There is an incongruity in a principle which takes as its starting point the proposition that the statute in question has stopped short of creating a personal right which equity may protect by injunction, but nevertheless enables an individual who suffers ‘special damage peculiar to himself’ to seek equitable relief in respect of an interference with the public interest.
But is not this also the incongruity in the persistence of a special interest test for standing in public law? In ACF v Commonwealth, Gibbs J argued that ‘special interest’ imported the same meaning as ‘special damage peculiar to himself’ (from Boyce) yet found the Boyce principle ‘not altogether satisfactory’. The High Court in Bateman’s Bay seems ultimately to treat the foundations of the special interest test, a confusing admixture of private law notions of damages to individuals occurring simultaneously with breaches of public rights or duties, in a manner little dissimilar to Gibbs J’s treatment of it in ACF v Commonwealth. That is, Boyce is not an appropriate foundation for standing in public law but a general test is retained which insists on an ‘interest’ which a ‘mere belief’ on the part of a member of the public that the public law be observed can not constitute. As Gaudron, Gummow and Kirby JJ’s reference to the judgment of Gibbs CJ, Mason, Murphy and Brennan JJ in Wentworth v Woollahra Municipal Council demonstrates, the circumstances of the public nuisance case Boyce provided an ‘unpromising foundation’ for standing to challenge the violation by statutory bodies of legislation covering social and economic regulation. Their Honours seem to cite Wentworth in order to approve the perceived need for a ‘general principle’. They then only confirm the ‘flexible’ nature of the test, in order for it to accommodate the ‘exigencies of modern life as occasion requires’, and warn against precise formulations which may restrict the availability of equitable remedies to support the ‘public interest in due administration which enlivens equitable intervention in public life’. But the appropriateness of the special interest test is not considered by the High Court in its focus upon the ‘public interest in due administration’. Sykes’ criticism of such a test in public law remains relevant: when ‘it is considered that it is enough that the individual is affected or likely to be affected whether a broader section of society is at the same time affected or not’. The Court has not considered how the ‘public interest’ is served by the continuance of the test. Justice McHugh conceded the incoherence that exists in the law of standing, but believed any reform or ‘rationalisation’ should be left to the legislature’. Unlike Gaudron, Gummow and Kirby JJ, his Honour also noted the Australian Law Reform Commission’s recommendation for the introduction of open standing – that ‘any person should be able to commence and maintain public law proceedings’ unless the relevant legislation excludes such challenges or such a challenge would interfere with the decision of a person with a private interest in the matter from dealing with it differently – but no discussion of the ‘public interest’ that open standing might enhance in removing standing barriers appears in Bateman’s Bay.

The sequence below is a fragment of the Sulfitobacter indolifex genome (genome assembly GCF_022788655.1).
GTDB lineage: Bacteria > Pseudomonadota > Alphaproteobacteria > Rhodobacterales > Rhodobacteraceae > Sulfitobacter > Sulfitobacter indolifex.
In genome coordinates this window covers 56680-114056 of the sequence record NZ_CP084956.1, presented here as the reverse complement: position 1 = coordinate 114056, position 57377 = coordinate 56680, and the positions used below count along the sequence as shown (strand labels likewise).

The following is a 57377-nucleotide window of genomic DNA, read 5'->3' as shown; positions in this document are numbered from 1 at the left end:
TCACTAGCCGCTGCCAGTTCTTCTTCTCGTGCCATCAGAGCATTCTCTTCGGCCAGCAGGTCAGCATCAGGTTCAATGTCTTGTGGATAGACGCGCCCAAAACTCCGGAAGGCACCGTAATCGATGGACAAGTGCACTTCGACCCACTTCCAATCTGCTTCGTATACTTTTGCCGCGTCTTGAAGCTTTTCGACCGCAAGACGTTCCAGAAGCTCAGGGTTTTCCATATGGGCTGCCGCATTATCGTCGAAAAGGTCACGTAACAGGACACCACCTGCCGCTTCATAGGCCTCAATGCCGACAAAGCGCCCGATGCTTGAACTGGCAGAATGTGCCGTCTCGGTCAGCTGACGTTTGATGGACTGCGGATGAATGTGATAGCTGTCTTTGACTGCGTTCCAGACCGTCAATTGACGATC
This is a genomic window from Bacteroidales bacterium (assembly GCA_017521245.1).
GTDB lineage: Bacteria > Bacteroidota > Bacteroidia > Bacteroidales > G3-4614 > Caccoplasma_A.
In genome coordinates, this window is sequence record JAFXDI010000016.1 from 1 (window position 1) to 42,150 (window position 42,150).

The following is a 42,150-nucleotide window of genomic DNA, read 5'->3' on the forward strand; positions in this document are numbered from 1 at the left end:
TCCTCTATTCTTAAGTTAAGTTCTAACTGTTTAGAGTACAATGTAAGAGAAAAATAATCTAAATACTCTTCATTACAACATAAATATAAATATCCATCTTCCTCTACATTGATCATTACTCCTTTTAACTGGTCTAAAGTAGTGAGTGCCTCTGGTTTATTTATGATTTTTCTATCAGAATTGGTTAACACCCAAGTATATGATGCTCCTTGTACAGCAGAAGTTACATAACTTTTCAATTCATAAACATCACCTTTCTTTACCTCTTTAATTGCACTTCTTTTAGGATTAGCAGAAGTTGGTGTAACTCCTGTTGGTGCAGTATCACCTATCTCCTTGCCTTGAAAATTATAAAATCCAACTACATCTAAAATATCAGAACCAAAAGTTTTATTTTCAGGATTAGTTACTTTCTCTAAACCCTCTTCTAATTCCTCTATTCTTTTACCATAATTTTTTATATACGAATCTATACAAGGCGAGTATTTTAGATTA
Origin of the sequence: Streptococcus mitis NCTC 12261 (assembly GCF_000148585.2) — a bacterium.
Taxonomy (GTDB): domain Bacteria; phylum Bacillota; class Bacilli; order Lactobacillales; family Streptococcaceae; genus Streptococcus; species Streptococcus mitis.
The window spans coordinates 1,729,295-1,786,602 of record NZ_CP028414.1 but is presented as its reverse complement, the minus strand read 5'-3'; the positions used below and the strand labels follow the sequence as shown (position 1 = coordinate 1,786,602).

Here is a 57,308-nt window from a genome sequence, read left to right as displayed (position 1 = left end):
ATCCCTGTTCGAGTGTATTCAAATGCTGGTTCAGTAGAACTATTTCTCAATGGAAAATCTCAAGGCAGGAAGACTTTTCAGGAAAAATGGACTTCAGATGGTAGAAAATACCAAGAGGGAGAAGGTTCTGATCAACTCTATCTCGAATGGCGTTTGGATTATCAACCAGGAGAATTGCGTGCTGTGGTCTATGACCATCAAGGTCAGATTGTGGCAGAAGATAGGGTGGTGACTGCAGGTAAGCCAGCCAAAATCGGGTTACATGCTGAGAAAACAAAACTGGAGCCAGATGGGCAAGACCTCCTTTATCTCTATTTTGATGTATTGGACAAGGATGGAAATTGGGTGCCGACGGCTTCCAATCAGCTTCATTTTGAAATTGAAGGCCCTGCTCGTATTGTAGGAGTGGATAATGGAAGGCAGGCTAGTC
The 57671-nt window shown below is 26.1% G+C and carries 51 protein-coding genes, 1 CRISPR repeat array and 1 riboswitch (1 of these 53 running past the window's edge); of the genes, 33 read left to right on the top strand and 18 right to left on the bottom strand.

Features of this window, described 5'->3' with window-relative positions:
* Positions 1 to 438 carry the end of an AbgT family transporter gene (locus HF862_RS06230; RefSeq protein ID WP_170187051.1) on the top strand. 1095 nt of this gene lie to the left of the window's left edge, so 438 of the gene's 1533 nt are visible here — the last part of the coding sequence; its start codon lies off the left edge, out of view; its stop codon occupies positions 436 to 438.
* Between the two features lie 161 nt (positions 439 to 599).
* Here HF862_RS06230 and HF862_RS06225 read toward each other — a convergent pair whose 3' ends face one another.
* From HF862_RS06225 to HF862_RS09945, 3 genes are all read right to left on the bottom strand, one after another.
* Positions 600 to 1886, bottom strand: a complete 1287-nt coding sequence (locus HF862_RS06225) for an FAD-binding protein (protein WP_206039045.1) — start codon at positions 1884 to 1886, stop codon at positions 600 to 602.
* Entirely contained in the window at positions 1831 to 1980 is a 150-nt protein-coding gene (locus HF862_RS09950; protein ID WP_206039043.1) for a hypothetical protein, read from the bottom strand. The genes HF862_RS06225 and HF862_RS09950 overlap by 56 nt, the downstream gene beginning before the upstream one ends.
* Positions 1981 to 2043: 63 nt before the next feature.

The Court’s exegesis of equity’s historical supervision of statutory bodies misapplying public funds simply results in a repetition of the special interest test, without addressing the Federal Court jurisprudence in this area. It could be argued that because the applicants in Bateman’s Bay applied for their declaration and injunction in equity, and not under the ADJR Act, this precluded any need to consider the Federal Court decisions. But if the special interest test is being used to interpret ‘persons aggrieved’, and has been arguably expanding the scope of the test, why has the High Court not considered whether its treatment of the test in Bateman’s Bay applies to the type of public interest litigation in cases such as North Coast and ACF v Minister for Resources, or whether it applies to the expanded ‘cultural and spiritual’ category such as in Ogle v Strickland? The importance of the Federal Court cases North Coast and ACF v Minister for Resources lies in their development of the view, first recognised in ACF v Commonwealth, that the required ‘special interest’ need not be peculiar to the particular applicant. The High Court has confused the law of standing by emphasising the vindication of the public interest without reflecting on the appropriateness of insisting on an applicant’s interests in the matter. As Sackville J stated in North Coast: ‘there is much to be said for the view that the focus of attention where decisions of public authorities are challenged or reasons for those decisions are sought should not be any benefit that might accrue to the plaintiff or the applicant.’ Through the Federal Court decisions on representative capacity, public interest environmental litigation has been facilitated. In any case, the Federal Court saw no problem in using the special interest test to interpret ‘person aggrieved’, and so there seems no reason for not considering the impact of the Federal Court’s jurisprudence upon the special interest test in equity. The court’s reliance upon decisions such as ACF v Commonwealth does not appreciate the essentially private law foundations of the special interest test in that decision, as opposed to the public law focus of the test in the Federal Court ‘persons aggrieved’ cases, such as North Coast.